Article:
Presentation Design Trends 2015.SlideShare. June 22, 2015. Accessed October 13, 2015.

 

Featured Image: “IMG_2418” by C Bridges on flickr.com

Your Presentation Cheat Sheet: Top 10 Tips for 2016 [Infographic]

With the new year fast approaching, reflecting on the past year is a common end-of-year ritual.

We’ve been through some ups and downs this year and no doubt we learned a lot of lessons from our experiences. There are some things that are better left behind, and bad presentation habits are certainly one of them.

Let’s take this opportunity to start anew and embrace good presentation techniques.

The Best Tips for 2016

PowerPoint design has always been an essential element in presentations. Step out from your comfort zone this year and welcome the idea of improving your design skills. Pay attention to the images you pick and the amount of text that you write on your slide, since they all factor into the design process.

Of course, a professional deck is incomplete without great presentation delivery. Make sure to cure those bad speaking habits to avoid ruining your performance. You’re the center of the presentation, so invest time in boosting your likeability as a speaker.

Likewise, preparation is key to communicating your message without a hitch. Learn breathing and relaxation techniques to help quiet your mind and focus on your task. When you put yourself first, the audience will take notice of your confidence. Make sure that you master your topic like the back of your hand.

A Quick Guide Just For You

It’s out with the old and in with the new. We understand that all of these tips may be a lot to remember for that big day. To help you out, our PowerPoint presentation experts have prepared a quick guide to help you out when you need it. This infographic condenses the best tips in to help you the next time you’re onstage.

Welcome 2016 with better and stronger speaking skills with the help of our presentation cheat sheet:

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Face the FAQ: 3 Frequently Asked Questions in Presentations

Most presentations include a Q&A portion at the end. Some speakers dread it because they never know what to expect. Questions can be particular to the subject at hand, but broad ones can pop up anytime, anywhere. Knowing the most common ones will help you stay on your toes and be prepared for anything.

Here are three frequently asked questions in presentations:

1. “Can you expound on a specific point you mentioned?”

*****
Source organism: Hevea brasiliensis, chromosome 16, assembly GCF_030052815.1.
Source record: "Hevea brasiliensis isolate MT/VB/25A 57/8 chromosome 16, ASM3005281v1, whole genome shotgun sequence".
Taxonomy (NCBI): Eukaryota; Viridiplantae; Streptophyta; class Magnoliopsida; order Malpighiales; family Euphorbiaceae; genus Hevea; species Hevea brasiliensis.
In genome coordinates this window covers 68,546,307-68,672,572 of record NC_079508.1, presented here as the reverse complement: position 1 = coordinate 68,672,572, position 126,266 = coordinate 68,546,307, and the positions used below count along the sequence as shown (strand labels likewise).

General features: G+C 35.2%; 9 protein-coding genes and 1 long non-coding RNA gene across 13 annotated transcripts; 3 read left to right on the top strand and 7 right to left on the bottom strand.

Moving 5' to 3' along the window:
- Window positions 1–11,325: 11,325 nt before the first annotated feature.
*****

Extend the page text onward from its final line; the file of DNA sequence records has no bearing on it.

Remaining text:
Being thrown something like this doesn’t automatically mean your delivery was bad. After all, the fact that you’re being asked questions indicates that you’ve gotten your audience’s attention.

It might be because a part of your presentation wasn’t clear enough for your listeners. On the other hand, it could also be an expression of interest in your topic. In both cases, take it as a chance to elaborate and back up your ideas. If you missed some things during your actual speech, you can pick them back up here.

But your answers should still be based on the objectives you set out with during your presentation. Straying too far from the topic will confuse you and the audience. Trust what you know about your topic and stick with it.

2. “What is the relevance of your presentation?”

This is a question you need to address before you even start drafting your pitch. It may not be asked outright, but always consider the possibility of having to answer it during your speech.

Your presentation should always be relevant to the audience. People who are invested in something will dedicate their time and attention on it. Make sure to look up your listeners to get some valuable information about who they are and what they want to get out of your expectation. This way, you can align your vision with their expectations.

Adjust your content accordingly to accommodate their preferences. This will make your presentation’s relevance easier to spot. However, if you’re still faced with this question despite already giving an answer, just emphasize your main points in relation to your audience’s concerns.

Be clear about the connection between your message and the people’s interests. Your listeners will appreciate your presentation more.

3. “According to another source, there’s a different perspective or method available. How will you respond to this?”

Depending on how it’s asked, this question may be the most challenging to answer. Process the query first and see if it really does refute your message. If it doesn’t, point out the specific part of your presentation that’s similar to the point raised.